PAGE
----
Therein, it would appear, lies the rub.

It seems to me that if you challenge from within but are prepared to work alongside outdated and harmful protocols, your input is welcomed.

If instead, you are brave enough to challenge the accepted ‘norm’, to push back against the establishment, to fight for better, more accessible, more timely care in line with International Best Practice and evidence-based guidelines, you are shut down.

 

The question of which approach is better for the patient appears not to matter.

Five years on, Wales is openly celebrating the nation’s “progressive” approach to transgender healthcare “thanks to Dr Quinney’s new service”. While I sit here awaiting the outcome of the investigation into my groundbreaking work. Work which resulted in the creation of an organisation which has proven itself to be transformational in the lives of so many transgender individuals.

Over the past five years, GenderGP has become a World leading resource. The service provides insight and information, access to international guidelines, research, counselling and hormones to thousands of people all in the comfort of their own homes. When I was suspended from the Medical Register, for providing care that is standard in the USA, Canada, Australia, New Zealand and parts of Europe, GenderGP employed other medical expertise and has continued to grow and flourish.

Yet, despite the incredible impact the service has had on transforming transgender healthcare, I am not the one flying the Pride flag, teaming with Pride Cymru to discuss the health services dedicated to the support of trans people in Wales. Instead I am actively shunned, silenced and hidden away.

I have offered the wealth of my experience and knowledge to Wales, and to NHS England and to the Royal College of GPs. My offers go unanswered, my gender affirming approach, upon which GenderGP is founded, is at odds with the current NHS way of working.

While it is hard to accept being ousted from my profession, I can’t help but reflect back on my initial argument that transgender healthcare has become a question of politics versus patients. I know that, whatever I have lost, I chose to put patients first. My reputation may be shot, but in GenderGP, the community has found a safe haven and I played a pivotal role in that. Even though I am unable to practice medicine, I can continue to affect change through advocacy and education.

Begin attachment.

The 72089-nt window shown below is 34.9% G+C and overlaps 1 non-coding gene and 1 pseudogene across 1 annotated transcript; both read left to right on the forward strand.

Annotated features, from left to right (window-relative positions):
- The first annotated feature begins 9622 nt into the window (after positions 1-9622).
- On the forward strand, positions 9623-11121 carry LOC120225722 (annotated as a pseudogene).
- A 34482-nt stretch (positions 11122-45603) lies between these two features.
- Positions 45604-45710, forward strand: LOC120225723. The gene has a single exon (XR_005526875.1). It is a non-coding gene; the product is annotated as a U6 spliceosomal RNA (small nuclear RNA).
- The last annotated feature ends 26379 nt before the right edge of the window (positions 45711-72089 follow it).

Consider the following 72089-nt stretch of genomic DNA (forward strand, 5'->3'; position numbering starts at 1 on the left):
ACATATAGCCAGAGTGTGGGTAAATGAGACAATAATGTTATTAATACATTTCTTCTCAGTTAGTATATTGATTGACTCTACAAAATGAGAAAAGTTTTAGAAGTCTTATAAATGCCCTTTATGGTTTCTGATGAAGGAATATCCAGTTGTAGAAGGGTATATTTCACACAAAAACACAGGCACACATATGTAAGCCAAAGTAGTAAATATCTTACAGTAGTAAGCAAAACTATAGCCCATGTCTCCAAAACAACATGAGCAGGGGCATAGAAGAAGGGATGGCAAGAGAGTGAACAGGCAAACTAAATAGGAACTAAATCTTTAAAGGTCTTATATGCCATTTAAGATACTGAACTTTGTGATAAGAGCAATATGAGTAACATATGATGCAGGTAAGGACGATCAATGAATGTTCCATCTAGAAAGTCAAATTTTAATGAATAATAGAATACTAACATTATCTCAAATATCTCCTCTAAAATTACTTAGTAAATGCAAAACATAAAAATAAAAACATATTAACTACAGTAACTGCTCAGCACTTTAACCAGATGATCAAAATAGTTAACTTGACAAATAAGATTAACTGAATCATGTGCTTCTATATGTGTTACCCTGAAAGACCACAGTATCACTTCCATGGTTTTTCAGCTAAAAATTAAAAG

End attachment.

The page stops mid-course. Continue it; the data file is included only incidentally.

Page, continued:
The proof of the pudding as they say, will be in the eating. I wish the team setting up this new venture all the luck in the world. The transgender community needs as much support as it can get from as many allies and advocates as possible, but let’s make sure that amongst all the flag waving and back patting, patients continue to be the priority.

 

If you are using the service or involved in its development and implementation take time to ask the difficult questions, whether they are palatable or not.

  • How many trans people in Wales are still waiting for treatment?
  • How many people will these new dedicated health services be helping?
  • What about younger trans people, will they also get the support they need?
  • If so what will that involve?
  • How long are the waiting lists for Welsh patients to be seen?
  • What support is in place for people while they wait?
  • What criteria must trans people meet to ‘prove’ their identity?
  • Will their eligibility be determined based on how well they answer any questions asked?
  • How is it that Welsh GPs are still allowed to refuse care for their patients?

 

The answers to these questions will ultimately determine the true value of the service to the community.

We’d love to hear your thoughts, feel free to comment below. If you would like to get in touch with Dr Helen you can follow her on Twitter @MyWebDoctorUK